Defencivism is a philosophical standpoint related in spirit to the non-aggression principle. It is a halfway point between other combat or violence based philosophies, such as just war and pacifism.
Refer to Antimilitarism.
Defencivism has a standpoint that only defensive actions are moral. One may move to aid someone in immediate danger or protect oneself from immediate harm. To a country, it holds that a military force may never leave its own borders except to move to the aid of someone else, and in such a situation, that it may protect from harm only if it is specifically invited to, with no aggressive action taken.
In principle, any form of pre-emptive strike, capture, revenge, or firing the first actual shot or throwing the first actual blow is against the defencivist standpoint. If an action must be halted to stop an aggressor from achieving a goal to harm, defencivism allows for actions that assist in removing an imminent threat such as searching an airline passenger for bombs, stopping an aggressor from detonating a bomb, and stopping an aggressor from harming an innocent person. Pre-emptive action must be taken only to mitigate an imminent threat, not to remove a potential threat.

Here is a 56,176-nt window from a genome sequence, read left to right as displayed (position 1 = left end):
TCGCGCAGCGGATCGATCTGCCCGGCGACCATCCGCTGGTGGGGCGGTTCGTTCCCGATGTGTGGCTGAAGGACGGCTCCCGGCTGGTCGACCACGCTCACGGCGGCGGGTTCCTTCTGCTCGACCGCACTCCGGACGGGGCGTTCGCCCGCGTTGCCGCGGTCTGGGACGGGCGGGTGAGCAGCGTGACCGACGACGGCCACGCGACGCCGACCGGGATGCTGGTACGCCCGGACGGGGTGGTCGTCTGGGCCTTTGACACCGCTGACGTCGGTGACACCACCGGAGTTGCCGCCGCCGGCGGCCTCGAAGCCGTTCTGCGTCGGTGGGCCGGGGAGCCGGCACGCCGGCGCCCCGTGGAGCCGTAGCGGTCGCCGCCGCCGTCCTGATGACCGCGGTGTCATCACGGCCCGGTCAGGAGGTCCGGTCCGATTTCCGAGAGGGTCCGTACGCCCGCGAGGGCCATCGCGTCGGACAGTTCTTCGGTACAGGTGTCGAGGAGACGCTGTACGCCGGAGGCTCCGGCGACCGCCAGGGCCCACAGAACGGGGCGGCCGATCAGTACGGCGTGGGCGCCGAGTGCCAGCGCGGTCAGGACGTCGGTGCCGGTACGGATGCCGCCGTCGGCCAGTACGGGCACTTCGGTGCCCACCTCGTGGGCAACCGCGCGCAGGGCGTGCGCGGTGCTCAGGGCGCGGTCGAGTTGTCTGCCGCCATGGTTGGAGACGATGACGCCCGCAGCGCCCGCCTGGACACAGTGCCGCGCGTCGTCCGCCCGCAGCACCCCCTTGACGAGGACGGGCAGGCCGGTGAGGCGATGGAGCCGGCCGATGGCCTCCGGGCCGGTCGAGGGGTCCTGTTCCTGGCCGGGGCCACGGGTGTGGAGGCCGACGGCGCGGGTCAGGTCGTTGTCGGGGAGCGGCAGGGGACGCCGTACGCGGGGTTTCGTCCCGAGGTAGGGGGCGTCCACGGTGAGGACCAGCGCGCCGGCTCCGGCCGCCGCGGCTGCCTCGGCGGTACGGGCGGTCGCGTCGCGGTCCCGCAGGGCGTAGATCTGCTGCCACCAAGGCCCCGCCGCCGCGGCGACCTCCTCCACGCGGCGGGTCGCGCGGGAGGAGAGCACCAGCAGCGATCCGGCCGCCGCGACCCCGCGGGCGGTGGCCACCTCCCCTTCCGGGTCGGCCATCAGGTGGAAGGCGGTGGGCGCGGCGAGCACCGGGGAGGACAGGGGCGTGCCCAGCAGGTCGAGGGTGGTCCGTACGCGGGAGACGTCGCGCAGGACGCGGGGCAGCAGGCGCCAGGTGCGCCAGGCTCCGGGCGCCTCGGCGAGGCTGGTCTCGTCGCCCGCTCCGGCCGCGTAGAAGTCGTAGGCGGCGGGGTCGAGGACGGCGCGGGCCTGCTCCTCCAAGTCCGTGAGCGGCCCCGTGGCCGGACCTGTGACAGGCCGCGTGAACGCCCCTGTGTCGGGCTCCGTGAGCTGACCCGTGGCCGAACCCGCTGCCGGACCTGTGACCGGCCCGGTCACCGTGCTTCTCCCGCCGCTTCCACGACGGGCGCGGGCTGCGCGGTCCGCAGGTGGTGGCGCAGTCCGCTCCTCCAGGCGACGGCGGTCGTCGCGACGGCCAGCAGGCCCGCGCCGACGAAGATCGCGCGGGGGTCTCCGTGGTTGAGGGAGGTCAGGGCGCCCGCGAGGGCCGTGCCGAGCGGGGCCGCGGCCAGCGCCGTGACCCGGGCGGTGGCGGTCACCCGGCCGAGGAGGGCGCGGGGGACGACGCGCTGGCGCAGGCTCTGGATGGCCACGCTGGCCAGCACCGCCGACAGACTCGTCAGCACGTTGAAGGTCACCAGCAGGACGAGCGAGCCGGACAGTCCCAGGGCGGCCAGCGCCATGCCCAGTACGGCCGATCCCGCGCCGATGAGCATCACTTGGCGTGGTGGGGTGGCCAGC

Any form of combative action must cease once the opposition stops fighting, withdraws, surrenders, or ceases the aggressive action.
That does not apply if an aggressor remains an imminent threat upon retreat, as in the case of a gunman shooting a police officer and then fleeing into the public still armed. In such cases, the assailant’s “retreat” from the first scene still poses an imminent threat to the public, which gives defenders the right to pursue the threat and to use force to defend the public from further danger by apprehending the assailant or using any force that is necessary to mitigate the danger.
Generally, defensivism allows the taking of life only if the life that would be taken actively threatens another life.
In foreign policy, defencivism is equated with the policy of a free society, which stresses the social primacy of liberty.
Refer to Internationalist-Defencist Schism.
Vladimir Lenin proposed a version of defencivism, which he called “revolutionary defencivism” in which war is pursued only as a matter of necessity, not for the sake of conquest. The latter, in his view, is pursued for capitalist interest and annexation rather than democratic peace. There were Soviet thinkers who described a defensive war strategy that drew from the works of Alexander Svechin. They promoted a type of counteroffensive that does not inflict a decisive defeat on the enemy and is limited to one side’s own territory. Some of the thinkers also favoured defensive attrition warfare with limited war aims, as opposed to an objective of complete destruction.
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